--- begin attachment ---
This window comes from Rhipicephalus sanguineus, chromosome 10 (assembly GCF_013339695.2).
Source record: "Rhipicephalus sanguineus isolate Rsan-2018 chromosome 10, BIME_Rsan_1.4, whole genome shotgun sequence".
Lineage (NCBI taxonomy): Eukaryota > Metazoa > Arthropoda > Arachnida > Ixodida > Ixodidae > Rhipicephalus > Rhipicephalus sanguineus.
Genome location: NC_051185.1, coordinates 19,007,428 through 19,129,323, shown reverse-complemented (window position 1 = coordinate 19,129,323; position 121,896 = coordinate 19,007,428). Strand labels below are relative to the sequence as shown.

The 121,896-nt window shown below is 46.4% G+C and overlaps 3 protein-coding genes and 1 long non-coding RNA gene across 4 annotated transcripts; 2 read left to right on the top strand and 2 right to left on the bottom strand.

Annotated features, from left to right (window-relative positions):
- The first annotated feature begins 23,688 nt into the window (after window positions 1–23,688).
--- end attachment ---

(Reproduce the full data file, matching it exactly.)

This window comes from Rhipicephalus sanguineus, chromosome 10 (assembly GCF_013339695.2).
Source record: "Rhipicephalus sanguineus isolate Rsan-2018 chromosome 10, BIME_Rsan_1.4, whole genome shotgun sequence".
Lineage (NCBI taxonomy): Eukaryota > Metazoa > Arthropoda > Arachnida > Ixodida > Ixodidae > Rhipicephalus > Rhipicephalus sanguineus.
Genome location: NC_051185.1, coordinates 19,007,428 through 19,129,323, shown reverse-complemented (window position 1 = coordinate 19,129,323; position 121,896 = coordinate 19,007,428). Strand labels below are relative to the sequence as shown.

The 121,896-nt window shown below is 46.4% G+C and overlaps 3 protein-coding genes and 1 long non-coding RNA gene across 4 annotated transcripts; 2 read left to right on the top strand and 2 right to left on the bottom strand.

Annotated features, from left to right (window-relative positions):
- The first annotated feature begins 23,688 nt into the window (after window positions 1–23,688).